Qualifying Exams

Each student chooses specialty areas upon which s/he completes a written and oral examination. Normally, these areas will be identified in spring semester of the second year and exams completed in spring semester of the third year.


The student’s examination committee will be chosen in consultation with the advisor to reflect the specialty areas of interest. Usually it will include the same members as the student’s dissertation committee and will consist of at least two members from within the department, but may have more members, including faculty from outside the department. In cases where it is desirable or required to have an extra-university faculty member as a candidacy examiner, advance arrangements must be made. See Dissertation Committee section for more details.

For students whose focus is largely or primarily within cultural anthropology, it is expected that ethnographic area concerns will figure significantly in the exam. Such students should have on their committees at least one member whose expertise includes the ethnographic area of their proposed research. When such expertise is not found within the Anthropology Department, outside committee members should be sought from other departments at Emory or from other universities. Outside examiners may participate remotely or in person. The chair of the examination committee is responsible for securing a CV from any outside examiner and submitting it to the Graduate School so that the outside faculty member can be approved as an Adjunct Faculty Member at Emory.

Outside examiners may participate remotely or in person.


In the semester prior to taking their qualifying exam, students will work with their advisors and other members of their committees to develop a bibliography. The faculty strongly encourages students to begin the discussion of their exams in the spring semester of their second year. Development of an appropriate bibliography demonstrates competence in the specialty and will vary in length by topic. The bibliography must be approved by the advisor and other members of the examination committee.

Typically a student's bibliography will be sub-divided into several themes or subsections, which may focus on theory, region, and method. The qualifying exam questions will reflect these thematic areas. The student will work with their committee to select both the contents and the number of themes or sub-sections.

  • Subsections should begin with a short narrative introducing the section.
  • The bibliographic contents for each thematic area should contain no less than 40 scholarly items.
  • Subject areas should not be overly narrow nor should they overlap substantively; the content within each subject area should effectively “map out the boundaries of a field”.

Written Examination

  • Exams are normally taken in the spring semester of the third year prior to spring break. Exams may not be taken over breaks or during summer sessions. They must begin and end on days when the department office is open and staffed, since they are administered by the Graduate Coordinator or Academic Department Administrator.
  • Exams are take-home and open-book.
  • Knowledge of the thematic areas will be assessed in six essay questions, each of which will be answered in a minimum of 10 double-spaced pages. Students will be able to choose their six questions from a total of ten questions. All students are encouraged to discuss with their committee possible questions in advance of the exam.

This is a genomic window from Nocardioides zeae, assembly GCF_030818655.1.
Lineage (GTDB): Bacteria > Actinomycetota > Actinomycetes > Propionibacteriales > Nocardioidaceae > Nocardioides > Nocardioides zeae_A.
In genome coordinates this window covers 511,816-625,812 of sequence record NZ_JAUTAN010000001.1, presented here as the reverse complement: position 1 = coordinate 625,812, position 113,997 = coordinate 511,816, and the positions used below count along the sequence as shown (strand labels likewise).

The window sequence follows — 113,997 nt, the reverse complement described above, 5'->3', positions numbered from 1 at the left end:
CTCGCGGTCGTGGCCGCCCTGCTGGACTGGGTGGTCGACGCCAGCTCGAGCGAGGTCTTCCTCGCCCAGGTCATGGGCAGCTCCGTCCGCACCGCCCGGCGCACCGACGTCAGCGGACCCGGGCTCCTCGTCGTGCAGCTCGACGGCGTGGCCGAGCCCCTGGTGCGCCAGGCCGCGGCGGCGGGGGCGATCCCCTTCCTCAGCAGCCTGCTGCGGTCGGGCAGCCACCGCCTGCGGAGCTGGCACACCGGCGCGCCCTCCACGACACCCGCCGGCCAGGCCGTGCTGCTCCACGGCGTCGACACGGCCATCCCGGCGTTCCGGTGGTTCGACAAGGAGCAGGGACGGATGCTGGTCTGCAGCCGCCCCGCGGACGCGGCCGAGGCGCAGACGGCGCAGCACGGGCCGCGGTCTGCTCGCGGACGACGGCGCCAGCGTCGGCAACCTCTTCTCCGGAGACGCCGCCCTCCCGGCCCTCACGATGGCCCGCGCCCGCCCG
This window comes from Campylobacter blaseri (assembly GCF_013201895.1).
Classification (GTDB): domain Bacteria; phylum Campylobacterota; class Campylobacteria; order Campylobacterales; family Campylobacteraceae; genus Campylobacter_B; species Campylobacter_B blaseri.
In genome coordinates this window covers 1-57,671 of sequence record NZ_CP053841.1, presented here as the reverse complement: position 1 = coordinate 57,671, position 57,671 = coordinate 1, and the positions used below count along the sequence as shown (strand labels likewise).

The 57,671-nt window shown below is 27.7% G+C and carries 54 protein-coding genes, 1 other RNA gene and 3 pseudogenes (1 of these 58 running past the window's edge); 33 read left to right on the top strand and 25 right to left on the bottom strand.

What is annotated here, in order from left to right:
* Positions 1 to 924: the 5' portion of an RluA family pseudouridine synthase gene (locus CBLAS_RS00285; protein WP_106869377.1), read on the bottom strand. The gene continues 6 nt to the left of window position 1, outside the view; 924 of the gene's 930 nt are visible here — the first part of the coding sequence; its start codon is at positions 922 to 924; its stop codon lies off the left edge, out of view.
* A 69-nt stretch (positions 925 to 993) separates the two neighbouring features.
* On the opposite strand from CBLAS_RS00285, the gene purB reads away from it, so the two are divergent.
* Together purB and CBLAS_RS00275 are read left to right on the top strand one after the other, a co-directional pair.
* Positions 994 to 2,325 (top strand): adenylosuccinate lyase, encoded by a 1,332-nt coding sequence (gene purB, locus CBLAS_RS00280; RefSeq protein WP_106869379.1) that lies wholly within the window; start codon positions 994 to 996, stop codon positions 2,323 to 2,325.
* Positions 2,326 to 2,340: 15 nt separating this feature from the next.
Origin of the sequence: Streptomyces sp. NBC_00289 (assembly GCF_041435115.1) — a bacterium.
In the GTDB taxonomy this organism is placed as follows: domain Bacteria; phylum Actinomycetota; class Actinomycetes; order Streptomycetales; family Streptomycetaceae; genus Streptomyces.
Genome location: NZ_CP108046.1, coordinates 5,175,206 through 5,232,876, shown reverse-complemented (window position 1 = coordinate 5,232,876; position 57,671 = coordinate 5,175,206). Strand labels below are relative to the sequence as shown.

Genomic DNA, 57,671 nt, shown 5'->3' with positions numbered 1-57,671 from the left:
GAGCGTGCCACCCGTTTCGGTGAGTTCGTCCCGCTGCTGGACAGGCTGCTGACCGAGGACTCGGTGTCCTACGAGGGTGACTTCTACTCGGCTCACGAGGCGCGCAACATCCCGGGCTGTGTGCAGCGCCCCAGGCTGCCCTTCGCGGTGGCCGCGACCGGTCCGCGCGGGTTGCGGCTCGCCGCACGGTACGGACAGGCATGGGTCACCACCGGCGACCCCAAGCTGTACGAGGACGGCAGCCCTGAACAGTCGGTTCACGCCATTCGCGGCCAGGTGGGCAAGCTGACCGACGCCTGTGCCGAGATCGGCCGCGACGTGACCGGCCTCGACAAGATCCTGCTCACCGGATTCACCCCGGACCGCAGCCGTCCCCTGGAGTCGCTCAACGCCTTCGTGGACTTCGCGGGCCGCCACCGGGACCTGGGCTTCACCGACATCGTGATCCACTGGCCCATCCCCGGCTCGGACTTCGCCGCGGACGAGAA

• The exams will be completed in either two sessions of 72 hours each or three sessions of 48 hours each and there will be a maximum of two weeks between exams. The student in consultation with the committee will decide on the format of the exam.
  • The advisor is responsible for requesting examination questions from committee members, coordinating evaluations of the exam, and communicating in writing the committee's conclusion to the student and to the Director of Graduate Studies/Graduate Coordinator.

It is the student's responsibility to schedule the qualifying examination with all committee members. Students may not schedule their exam if they have any incompletes in any of their courses.

Oral Examination

Upon evaluating the student’s written exam, the committee and the student will meet for the oral portion of the exam, in which the committee will ask additional questions. This should occur no later than three weeks after the completion of the written portion of the exam. Afterwards, the committee chair will notify the student of the results and a written statement of the committee’s collective evaluation of the exams, designating high pass, pass, or fail, must be submitted in writing to the student and to the Director of Graduate Studies by the chair of the committee.

Exam Results

Exams are graded high pass, pass, or fail, defined as follows:

  • High pass = Student's work showed clear evidence of mastery of material and originality, innovation, and creativity.
  • Pass = Student's work showed evidence of mastery of material.
  • Fail = Student's work did not show clear evidence of mastery of material.

Students who fail the written examination will be unable to continue work toward the Ph.D. Such students, however, have the option to petition their committee to retake their exam. Such a request must be received in writing by the committee chair within a month from the date of the original examination.

A student who fails qualifying exams a second time has the options of leaving the program with a Master's degree by demonstrating that they satisfactorily completed all required coursework. In addition, they must fulfill the requirements of the Masters degree of the Laney Graduate School. The requirements are listed in the LGS Handbook on pages 6-7.